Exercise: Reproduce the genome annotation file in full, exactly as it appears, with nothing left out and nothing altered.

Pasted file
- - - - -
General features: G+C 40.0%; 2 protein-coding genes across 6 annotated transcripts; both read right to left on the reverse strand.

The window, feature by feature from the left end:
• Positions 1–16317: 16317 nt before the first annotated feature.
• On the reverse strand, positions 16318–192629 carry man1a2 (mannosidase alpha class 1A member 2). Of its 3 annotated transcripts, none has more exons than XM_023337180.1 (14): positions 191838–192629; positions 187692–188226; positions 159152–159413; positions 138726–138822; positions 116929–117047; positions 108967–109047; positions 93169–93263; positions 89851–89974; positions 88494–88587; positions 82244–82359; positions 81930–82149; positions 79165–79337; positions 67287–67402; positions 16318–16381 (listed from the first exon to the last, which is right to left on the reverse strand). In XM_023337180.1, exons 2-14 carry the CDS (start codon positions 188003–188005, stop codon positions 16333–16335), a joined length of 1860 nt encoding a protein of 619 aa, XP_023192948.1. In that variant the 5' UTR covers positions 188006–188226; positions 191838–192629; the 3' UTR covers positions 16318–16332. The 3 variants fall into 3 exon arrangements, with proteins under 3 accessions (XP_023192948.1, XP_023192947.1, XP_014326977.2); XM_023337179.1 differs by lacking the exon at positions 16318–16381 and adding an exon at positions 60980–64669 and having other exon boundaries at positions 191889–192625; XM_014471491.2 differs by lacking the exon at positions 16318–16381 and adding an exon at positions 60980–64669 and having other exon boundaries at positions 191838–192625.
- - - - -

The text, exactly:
General features: G+C 40.0%; 2 protein-coding genes across 6 annotated transcripts; both read right to left on the reverse strand.

The window, feature by feature from the left end:
• Positions 1–16317: 16317 nt before the first annotated feature.
• On the reverse strand, positions 16318–192629 carry man1a2 (mannosidase alpha class 1A member 2). Of its 3 annotated transcripts, none has more exons than XM_023337180.1 (14): positions 191838–192629; positions 187692–188226; positions 159152–159413; positions 138726–138822; positions 116929–117047; positions 108967–109047; positions 93169–93263; positions 89851–89974; positions 88494–88587; positions 82244–82359; positions 81930–82149; positions 79165–79337; positions 67287–67402; positions 16318–16381 (listed from the first exon to the last, which is right to left on the reverse strand). In XM_023337180.1, exons 2-14 carry the CDS (start codon positions 188003–188005, stop codon positions 16333–16335), a joined length of 1860 nt encoding a protein of 619 aa, XP_023192948.1. In that variant the 5' UTR covers positions 188006–188226; positions 191838–192629; the 3' UTR covers positions 16318–16332. The 3 variants fall into 3 exon arrangements, with proteins under 3 accessions (XP_023192948.1, XP_023192947.1, XP_014326977.2); XM_023337179.1 differs by lacking the exon at positions 16318–16381 and adding an exon at positions 60980–64669 and having other exon boundaries at positions 191889–192625; XM_014471491.2 differs by lacking the exon at positions 16318–16381 and adding an exon at positions 60980–64669 and having other exon boundaries at positions 191838–192625.